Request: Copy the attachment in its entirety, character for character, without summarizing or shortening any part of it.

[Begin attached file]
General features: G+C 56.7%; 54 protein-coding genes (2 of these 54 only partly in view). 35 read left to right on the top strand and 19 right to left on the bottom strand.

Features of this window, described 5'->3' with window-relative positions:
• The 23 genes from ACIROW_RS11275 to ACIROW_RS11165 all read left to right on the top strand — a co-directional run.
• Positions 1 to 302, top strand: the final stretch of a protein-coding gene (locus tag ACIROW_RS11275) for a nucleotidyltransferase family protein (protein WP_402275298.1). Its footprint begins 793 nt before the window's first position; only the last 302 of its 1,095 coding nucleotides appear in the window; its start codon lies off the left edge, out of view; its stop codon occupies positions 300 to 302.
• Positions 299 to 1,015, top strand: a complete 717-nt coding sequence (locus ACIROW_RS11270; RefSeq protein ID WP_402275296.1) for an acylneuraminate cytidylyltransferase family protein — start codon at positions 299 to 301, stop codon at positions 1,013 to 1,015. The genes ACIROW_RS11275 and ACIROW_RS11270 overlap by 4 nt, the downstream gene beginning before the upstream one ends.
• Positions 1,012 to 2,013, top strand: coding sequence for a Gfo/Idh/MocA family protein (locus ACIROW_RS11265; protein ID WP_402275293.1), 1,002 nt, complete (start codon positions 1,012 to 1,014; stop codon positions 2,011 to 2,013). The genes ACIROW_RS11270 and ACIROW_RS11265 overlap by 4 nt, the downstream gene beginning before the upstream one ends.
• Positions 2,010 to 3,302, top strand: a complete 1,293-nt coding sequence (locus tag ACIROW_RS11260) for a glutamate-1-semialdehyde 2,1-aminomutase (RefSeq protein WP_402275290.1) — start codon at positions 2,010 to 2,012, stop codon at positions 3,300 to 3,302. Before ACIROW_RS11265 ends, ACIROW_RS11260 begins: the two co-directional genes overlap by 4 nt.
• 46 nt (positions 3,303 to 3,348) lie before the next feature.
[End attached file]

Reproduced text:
General features: G+C 56.7%; 54 protein-coding genes (2 of these 54 only partly in view). 35 read left to right on the top strand and 19 right to left on the bottom strand.

Features of this window, described 5'->3' with window-relative positions:
• The 23 genes from ACIROW_RS11275 to ACIROW_RS11165 all read left to right on the top strand — a co-directional run.
• Positions 1 to 302, top strand: the final stretch of a protein-coding gene (locus tag ACIROW_RS11275) for a nucleotidyltransferase family protein (protein WP_402275298.1). Its footprint begins 793 nt before the window's first position; only the last 302 of its 1,095 coding nucleotides appear in the window; its start codon lies off the left edge, out of view; its stop codon occupies positions 300 to 302.
• Positions 299 to 1,015, top strand: a complete 717-nt coding sequence (locus ACIROW_RS11270; RefSeq protein ID WP_402275296.1) for an acylneuraminate cytidylyltransferase family protein — start codon at positions 299 to 301, stop codon at positions 1,013 to 1,015. The genes ACIROW_RS11275 and ACIROW_RS11270 overlap by 4 nt, the downstream gene beginning before the upstream one ends.
• Positions 1,012 to 2,013, top strand: coding sequence for a Gfo/Idh/MocA family protein (locus ACIROW_RS11265; protein ID WP_402275293.1), 1,002 nt, complete (start codon positions 1,012 to 1,014; stop codon positions 2,011 to 2,013). The genes ACIROW_RS11270 and ACIROW_RS11265 overlap by 4 nt, the downstream gene beginning before the upstream one ends.
• Positions 2,010 to 3,302, top strand: a complete 1,293-nt coding sequence (locus tag ACIROW_RS11260) for a glutamate-1-semialdehyde 2,1-aminomutase (RefSeq protein WP_402275290.1) — start codon at positions 2,010 to 2,012, stop codon at positions 3,300 to 3,302. Before ACIROW_RS11265 ends, ACIROW_RS11260 begins: the two co-directional genes overlap by 4 nt.
• 46 nt (positions 3,303 to 3,348) lie before the next feature.